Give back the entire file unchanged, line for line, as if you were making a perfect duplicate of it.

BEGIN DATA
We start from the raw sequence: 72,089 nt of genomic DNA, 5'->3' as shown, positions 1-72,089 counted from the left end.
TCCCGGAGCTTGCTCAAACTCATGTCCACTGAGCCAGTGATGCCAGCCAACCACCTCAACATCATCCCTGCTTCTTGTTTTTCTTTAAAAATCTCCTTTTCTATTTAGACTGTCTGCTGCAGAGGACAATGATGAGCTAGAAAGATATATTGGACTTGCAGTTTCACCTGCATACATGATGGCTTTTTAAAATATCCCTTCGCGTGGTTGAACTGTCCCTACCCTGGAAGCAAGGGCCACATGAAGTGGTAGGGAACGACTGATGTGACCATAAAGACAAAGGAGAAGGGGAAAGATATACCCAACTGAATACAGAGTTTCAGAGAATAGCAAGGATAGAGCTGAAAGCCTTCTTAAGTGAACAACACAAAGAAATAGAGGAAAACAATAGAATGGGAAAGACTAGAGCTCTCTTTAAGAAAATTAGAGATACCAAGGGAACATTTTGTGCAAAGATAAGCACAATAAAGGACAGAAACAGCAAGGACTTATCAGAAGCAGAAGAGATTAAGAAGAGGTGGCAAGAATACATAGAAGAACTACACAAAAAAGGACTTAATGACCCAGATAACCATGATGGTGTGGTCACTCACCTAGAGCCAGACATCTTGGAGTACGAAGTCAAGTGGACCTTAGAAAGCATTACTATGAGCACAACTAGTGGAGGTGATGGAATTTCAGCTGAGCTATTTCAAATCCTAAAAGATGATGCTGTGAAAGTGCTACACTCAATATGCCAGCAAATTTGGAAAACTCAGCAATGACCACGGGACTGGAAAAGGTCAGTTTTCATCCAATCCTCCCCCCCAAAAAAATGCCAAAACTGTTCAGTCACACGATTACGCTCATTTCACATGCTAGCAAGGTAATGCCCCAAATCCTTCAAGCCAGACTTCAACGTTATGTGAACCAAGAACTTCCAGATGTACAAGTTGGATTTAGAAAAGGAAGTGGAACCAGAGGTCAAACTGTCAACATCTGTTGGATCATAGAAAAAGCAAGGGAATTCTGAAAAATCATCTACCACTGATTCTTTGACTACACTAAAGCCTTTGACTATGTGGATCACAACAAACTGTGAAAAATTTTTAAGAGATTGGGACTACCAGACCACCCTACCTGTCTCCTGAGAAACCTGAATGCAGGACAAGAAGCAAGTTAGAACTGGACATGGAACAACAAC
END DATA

We start from the raw sequence: 72,089 nt of genomic DNA, 5'->3' as shown, positions 1-72,089 counted from the left end.
TCCCGGAGCTTGCTCAAACTCATGTCCACTGAGCCAGTGATGCCAGCCAACCACCTCAACATCATCCCTGCTTCTTGTTTTTCTTTAAAAATCTCCTTTTCTATTTAGACTGTCTGCTGCAGAGGACAATGATGAGCTAGAAAGATATATTGGACTTGCAGTTTCACCTGCATACATGATGGCTTTTTAAAATATCCCTTCGCGTGGTTGAACTGTCCCTACCCTGGAAGCAAGGGCCACATGAAGTGGTAGGGAACGACTGATGTGACCATAAAGACAAAGGAGAAGGGGAAAGATATACCCAACTGAATACAGAGTTTCAGAGAATAGCAAGGATAGAGCTGAAAGCCTTCTTAAGTGAACAACACAAAGAAATAGAGGAAAACAATAGAATGGGAAAGACTAGAGCTCTCTTTAAGAAAATTAGAGATACCAAGGGAACATTTTGTGCAAAGATAAGCACAATAAAGGACAGAAACAGCAAGGACTTATCAGAAGCAGAAGAGATTAAGAAGAGGTGGCAAGAATACATAGAAGAACTACACAAAAAAGGACTTAATGACCCAGATAACCATGATGGTGTGGTCACTCACCTAGAGCCAGACATCTTGGAGTACGAAGTCAAGTGGACCTTAGAAAGCATTACTATGAGCACAACTAGTGGAGGTGATGGAATTTCAGCTGAGCTATTTCAAATCCTAAAAGATGATGCTGTGAAAGTGCTACACTCAATATGCCAGCAAATTTGGAAAACTCAGCAATGACCACGGGACTGGAAAAGGTCAGTTTTCATCCAATCCTCCCCCCCAAAAAAATGCCAAAACTGTTCAGTCACACGATTACGCTCATTTCACATGCTAGCAAGGTAATGCCCCAAATCCTTCAAGCCAGACTTCAACGTTATGTGAACCAAGAACTTCCAGATGTACAAGTTGGATTTAGAAAAGGAAGTGGAACCAGAGGTCAAACTGTCAACATCTGTTGGATCATAGAAAAAGCAAGGGAATTCTGAAAAATCATCTACCACTGATTCTTTGACTACACTAAAGCCTTTGACTATGTGGATCACAACAAACTGTGAAAAATTTTTAAGAGATTGGGACTACCAGACCACCCTACCTGTCTCCTGAGAAACCTGAATGCAGGACAAGAAGCAAGTTAGAACTGGACATGGAACAACAAC